LONDON — Stella McCartney is seeking to speak to a young, gender-fluid generation with a capsule collection that has a utilitarian twist and takes in her signature tailoring, as well as streetwear, coats and knits.
Known as Stella McCartney Shared, the collection launches this week on stellamccartney.com, in the brand’s directly operated stores worldwide, and at select wholesale accounts.
The designer said the collection is about diversity, individuality and “positivity in the face of climate change,” with materials including organic cotton and recycled polyester.
Jersey T-shirts and sweatshirts are made from 100 percent organic cotton, and are manufactured using up to 70 percent less water than conventional cotton, with no toxic chemicals or pesticides, according to the company. Parkas are produced from recycled polyester.
The designer worked with the London-based illustrator and comic-book artist Will Sweeney on the graphics, which are inspired by Seventies psychedelic prints and mechanical cars. The shapes and characters have been splashed across shirts, T-shirts and sweaters.
The collection includes a double-breasted blazer with a roomy fit, sweatshirts, hoodies and a tote with a new version of the brand logo reading “Stella McCartney Est. 2001” and “23 Old Bond Street – London.”
There is also a puffer coat and chunky, multicolored hiking boots made for walking miles and miles during climate change demonstrations.
Prices start at $325 for a T-shirt, $550 for a sweatshirt, $695 for a hoodie and $615 for the shoes.
“Our clothing has always playfully, rebelliously riffed on the dichotomy between masculine and feminine energies, and this capsule refreshed it for a rising generation with shared values and aesthetics,” said McCartney who, like other brands and designers, is in the process of restructuring her company due to the impact of COVID-19 on sales.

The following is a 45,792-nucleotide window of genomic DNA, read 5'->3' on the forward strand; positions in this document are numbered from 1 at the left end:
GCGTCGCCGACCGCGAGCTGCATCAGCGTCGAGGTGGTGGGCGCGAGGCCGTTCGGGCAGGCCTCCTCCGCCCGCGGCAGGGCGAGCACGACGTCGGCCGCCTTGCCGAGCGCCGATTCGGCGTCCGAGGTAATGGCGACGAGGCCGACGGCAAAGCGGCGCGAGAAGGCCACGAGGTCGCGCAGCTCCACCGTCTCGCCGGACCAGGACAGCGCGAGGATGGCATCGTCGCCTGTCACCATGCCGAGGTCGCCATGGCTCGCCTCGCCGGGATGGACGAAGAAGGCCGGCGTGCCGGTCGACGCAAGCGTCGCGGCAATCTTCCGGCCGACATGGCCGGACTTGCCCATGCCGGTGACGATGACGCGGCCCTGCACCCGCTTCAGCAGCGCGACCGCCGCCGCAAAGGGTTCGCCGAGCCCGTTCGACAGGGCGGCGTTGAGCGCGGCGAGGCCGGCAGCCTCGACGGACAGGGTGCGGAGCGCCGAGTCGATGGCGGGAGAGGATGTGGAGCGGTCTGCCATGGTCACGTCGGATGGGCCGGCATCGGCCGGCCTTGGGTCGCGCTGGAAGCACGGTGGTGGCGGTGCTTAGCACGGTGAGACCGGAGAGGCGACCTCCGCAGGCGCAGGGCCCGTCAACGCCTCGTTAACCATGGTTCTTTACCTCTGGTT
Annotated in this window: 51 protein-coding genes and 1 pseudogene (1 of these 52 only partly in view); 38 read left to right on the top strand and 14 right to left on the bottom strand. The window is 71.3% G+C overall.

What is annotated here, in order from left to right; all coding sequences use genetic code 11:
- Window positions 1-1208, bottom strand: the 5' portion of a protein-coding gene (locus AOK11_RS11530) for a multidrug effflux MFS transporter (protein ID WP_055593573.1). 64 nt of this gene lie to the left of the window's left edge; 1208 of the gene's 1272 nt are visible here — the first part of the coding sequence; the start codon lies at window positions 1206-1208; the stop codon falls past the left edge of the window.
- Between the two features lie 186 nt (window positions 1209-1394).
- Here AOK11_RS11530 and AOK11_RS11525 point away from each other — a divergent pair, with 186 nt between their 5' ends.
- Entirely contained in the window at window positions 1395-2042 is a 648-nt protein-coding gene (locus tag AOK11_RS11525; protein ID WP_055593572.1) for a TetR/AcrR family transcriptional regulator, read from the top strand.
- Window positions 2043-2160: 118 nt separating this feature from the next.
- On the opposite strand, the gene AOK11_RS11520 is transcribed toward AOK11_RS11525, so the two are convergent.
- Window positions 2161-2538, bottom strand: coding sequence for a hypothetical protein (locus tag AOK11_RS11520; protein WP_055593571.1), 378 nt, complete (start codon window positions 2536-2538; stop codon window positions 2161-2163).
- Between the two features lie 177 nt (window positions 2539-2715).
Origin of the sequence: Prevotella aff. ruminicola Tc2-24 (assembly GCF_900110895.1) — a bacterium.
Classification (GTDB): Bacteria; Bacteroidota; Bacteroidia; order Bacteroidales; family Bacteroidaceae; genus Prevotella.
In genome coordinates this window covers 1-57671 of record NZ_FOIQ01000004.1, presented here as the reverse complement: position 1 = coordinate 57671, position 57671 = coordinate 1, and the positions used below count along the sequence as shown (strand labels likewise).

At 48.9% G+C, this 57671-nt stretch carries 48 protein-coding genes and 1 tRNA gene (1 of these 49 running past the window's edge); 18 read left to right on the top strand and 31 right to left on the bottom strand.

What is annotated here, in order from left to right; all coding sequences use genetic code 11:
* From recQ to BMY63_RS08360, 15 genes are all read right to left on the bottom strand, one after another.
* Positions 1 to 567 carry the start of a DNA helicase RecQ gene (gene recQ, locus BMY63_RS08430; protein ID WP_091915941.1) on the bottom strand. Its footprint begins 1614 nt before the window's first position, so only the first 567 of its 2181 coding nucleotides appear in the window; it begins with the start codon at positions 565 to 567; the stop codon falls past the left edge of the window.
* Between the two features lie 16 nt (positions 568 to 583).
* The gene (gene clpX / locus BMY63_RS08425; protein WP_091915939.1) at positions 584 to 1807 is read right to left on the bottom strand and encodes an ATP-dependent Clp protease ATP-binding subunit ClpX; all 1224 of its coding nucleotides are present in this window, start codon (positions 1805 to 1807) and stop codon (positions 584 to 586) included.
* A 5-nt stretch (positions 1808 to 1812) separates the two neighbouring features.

“Youth today are naturally open-minded and fluid with gender. How they inclusively celebrate diversity and individuality is beautiful, using self-expression to affect social change, rising up collectively in the face of global social unrest and the climate crisis, to create the world they want to see.
“I love how we have remixed iconic pieces from the Stella wardrobe, such as the suit, the soft double coat, the trench and the puffer jackets — adapted and shared among the collection to underline an inclusive narrative.”
The collection echoes the themes of McCartney’s spring 2020 men’s, and women’s resort collections, which were driven by climate change activism, and used words and motifs inspired by the novelist and nonfiction writer Jonathan Safran Foer’s latest book, which was published last year.
A benevolent-looking sunburst surrounded by clouds and blowing a big gust of wind was the leitmotif of both collections, which McCartney showed in Milan last year. Above the sun were the words “We Are the Weather,” the title of Safran Foer’s book.
At the men’s spring 2020 launch party in Milan last June, guests were greeted with fashionable young protestors chanting “We. Are. The. Weather.” They held up picket signs that read “Hopeful” and “We are entirely free to live differently,” phrases from the book.